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Novel Visual Feedback Device Provides Enhanced Patient Coaching Experience for Patients Undergoing Left Breast DIBH

D Campos1*, E Steiner2 , K Makhija3 , P Keall4 , M Daly5 , Y Rong6 , T Yamamoto7 , L Shi8 , S Benedict9 , (1) University of California - Davis, Sacramento, CA, (2) The University of Sydney, The University Of Sydney, NSW, (3) University of Sydney, Camperdown, New South Wales, (4) University of Sydney, Camperdown, NSW, (5) University of California Davis Comprehensive Cancer Center, Sacramento, CA, (6) University of California-Davis, Sacramento, CA, (7) UC Davis School of Medicine, Sacramento, CA, (8) University of California - Davis, Sacramento, CA, (9) UC Davis Cancer Center, Sacramento, CA


(Thursday, 8/2/2018) 7:30 AM - 9:30 AM

Room: Davidson Ballroom A

Purpose: Deep Inspiration Breath Hold (DIBH) treatment is often used to reduce cardiac toxicity in left-sided breast radiotherapy. This work evaluates the application of Breath Well (BW), a novel, visual feedback system to DIBH treatment to improve breathhold reproducibility and stability. Herein, we present our initial experience with the first two enrolled patients in the clinical trial.

Methods: BW was used to provide visual feedback for left-sided breast cancer patients. During simulation, a baseline breathhold was recorded for each patient as the “target zone� for treatment. Before treatment, patients maintained a ten-second breathhold without visual feedback to capture uncoached breaths. The first two seconds of each breath were discounted to accommodate chest recoil. Breathhold reproducibility was quantified for 42 uncoached and 336 coached breaths in two ways: the interbreath standard deviation and range of mean chest wall displacement. Breathhold stability was taken to be the mean standard deviation of each intrabreath chest wall displacement. Parameters were tested for statistical significance using a Wilcoxon test. BW-measured chest wall position was correlated with clinically-commissioned AlignRT.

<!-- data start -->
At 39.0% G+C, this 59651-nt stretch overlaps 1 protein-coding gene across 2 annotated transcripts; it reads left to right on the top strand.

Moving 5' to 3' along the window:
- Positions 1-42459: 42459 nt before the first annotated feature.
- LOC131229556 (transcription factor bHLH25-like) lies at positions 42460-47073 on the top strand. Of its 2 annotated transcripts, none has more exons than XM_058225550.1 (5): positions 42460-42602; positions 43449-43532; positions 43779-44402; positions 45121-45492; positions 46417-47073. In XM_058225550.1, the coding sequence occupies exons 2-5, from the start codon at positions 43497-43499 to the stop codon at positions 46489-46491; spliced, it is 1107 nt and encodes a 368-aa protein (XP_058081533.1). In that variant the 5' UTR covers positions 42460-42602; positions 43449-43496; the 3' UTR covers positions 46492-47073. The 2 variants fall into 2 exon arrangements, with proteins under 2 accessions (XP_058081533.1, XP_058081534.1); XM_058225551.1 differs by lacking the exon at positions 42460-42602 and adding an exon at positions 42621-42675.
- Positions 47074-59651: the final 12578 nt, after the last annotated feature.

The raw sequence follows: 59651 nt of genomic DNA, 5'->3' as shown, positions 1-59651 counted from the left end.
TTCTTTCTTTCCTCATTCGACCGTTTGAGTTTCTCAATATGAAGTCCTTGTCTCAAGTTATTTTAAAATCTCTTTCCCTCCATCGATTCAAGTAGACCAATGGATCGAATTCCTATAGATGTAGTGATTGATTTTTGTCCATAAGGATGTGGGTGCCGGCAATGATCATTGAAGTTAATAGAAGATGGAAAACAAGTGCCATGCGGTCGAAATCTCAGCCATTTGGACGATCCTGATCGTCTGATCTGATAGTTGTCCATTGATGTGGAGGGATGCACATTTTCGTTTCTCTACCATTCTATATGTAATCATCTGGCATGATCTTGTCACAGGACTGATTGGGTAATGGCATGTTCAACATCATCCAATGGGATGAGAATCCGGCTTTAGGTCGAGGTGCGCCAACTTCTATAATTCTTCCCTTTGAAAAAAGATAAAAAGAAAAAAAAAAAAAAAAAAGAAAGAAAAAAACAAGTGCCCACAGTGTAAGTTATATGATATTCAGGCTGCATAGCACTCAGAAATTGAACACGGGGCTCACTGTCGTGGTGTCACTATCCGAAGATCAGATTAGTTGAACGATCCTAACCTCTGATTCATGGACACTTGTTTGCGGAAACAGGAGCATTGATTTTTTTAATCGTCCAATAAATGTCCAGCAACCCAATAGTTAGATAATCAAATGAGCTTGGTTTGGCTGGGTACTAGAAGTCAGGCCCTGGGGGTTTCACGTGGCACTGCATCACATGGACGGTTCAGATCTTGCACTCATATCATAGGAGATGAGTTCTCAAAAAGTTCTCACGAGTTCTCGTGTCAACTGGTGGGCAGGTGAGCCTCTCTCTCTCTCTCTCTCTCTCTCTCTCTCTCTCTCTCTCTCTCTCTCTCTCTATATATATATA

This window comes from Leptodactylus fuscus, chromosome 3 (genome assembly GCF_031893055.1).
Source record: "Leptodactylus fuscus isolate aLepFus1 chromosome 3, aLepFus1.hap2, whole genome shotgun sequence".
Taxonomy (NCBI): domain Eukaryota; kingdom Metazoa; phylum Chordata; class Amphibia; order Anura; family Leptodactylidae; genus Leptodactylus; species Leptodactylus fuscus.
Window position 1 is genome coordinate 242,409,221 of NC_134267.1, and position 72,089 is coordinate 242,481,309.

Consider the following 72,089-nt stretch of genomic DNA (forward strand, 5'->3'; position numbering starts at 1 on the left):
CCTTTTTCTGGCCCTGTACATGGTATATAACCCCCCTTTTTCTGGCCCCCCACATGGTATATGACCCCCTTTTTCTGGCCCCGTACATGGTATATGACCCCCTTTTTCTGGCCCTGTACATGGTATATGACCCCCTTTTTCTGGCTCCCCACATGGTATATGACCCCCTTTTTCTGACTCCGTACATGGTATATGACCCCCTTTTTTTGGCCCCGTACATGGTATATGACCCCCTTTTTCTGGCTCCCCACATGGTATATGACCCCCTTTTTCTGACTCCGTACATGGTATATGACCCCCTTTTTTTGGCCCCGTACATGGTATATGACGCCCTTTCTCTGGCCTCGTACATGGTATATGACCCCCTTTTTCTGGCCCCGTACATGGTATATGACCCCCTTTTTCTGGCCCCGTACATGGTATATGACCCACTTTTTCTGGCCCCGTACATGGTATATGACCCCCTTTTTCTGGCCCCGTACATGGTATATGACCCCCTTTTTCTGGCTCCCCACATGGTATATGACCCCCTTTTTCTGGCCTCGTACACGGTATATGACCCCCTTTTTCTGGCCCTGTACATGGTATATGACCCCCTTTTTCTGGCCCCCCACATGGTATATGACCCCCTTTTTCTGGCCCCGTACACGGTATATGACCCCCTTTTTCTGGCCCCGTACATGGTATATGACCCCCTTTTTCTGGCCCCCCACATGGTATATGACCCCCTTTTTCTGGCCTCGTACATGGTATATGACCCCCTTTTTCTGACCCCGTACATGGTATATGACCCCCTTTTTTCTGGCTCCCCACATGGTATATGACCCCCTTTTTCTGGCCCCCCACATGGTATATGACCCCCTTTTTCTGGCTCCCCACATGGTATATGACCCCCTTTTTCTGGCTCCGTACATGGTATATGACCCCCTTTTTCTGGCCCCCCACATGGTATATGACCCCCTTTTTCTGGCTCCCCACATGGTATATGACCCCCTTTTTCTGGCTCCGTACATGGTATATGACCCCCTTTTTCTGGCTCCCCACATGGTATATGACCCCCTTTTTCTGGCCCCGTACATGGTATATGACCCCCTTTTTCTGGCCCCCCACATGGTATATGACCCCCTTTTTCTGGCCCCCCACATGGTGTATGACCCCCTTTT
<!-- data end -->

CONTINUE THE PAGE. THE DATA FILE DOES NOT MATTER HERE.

Results: Standard deviation of chest wall position was reduced with the addition of visual feedback from 4.2 mm to 0.7 mm (p << 0.001). Similarly, breathhold range was reduced from 15.5 mm to 4.3 mm with coaching. Interestingly, changes in intrabreath stability were not found to be statistically significant between uncoached and coached breathing (p = 0.958). Finally, BW allowed chest wall monitoring in the presence of electron accessories which obstruct the ceiling-mounted cameras employed by AlignRT.

Conclusion: DIBH of left-sided breast cancer reduces cardiac dose significantly. Visual feedback for patients may improve reproducibility of breathhold levels and improve dosimetric outcomes. The compact design of Breath Well holds great promise for improving DIBH treatments in the future.

Funding Support, Disclosures, and Conflict of Interest: One of the authors is a founder and director of Opus Medical, the company that markets the Breathe Well product, which provided device and technical support.


Gating, Image Guidance, Radiation Therapy


TH- External beam- photons: Motion management (intrafraction)

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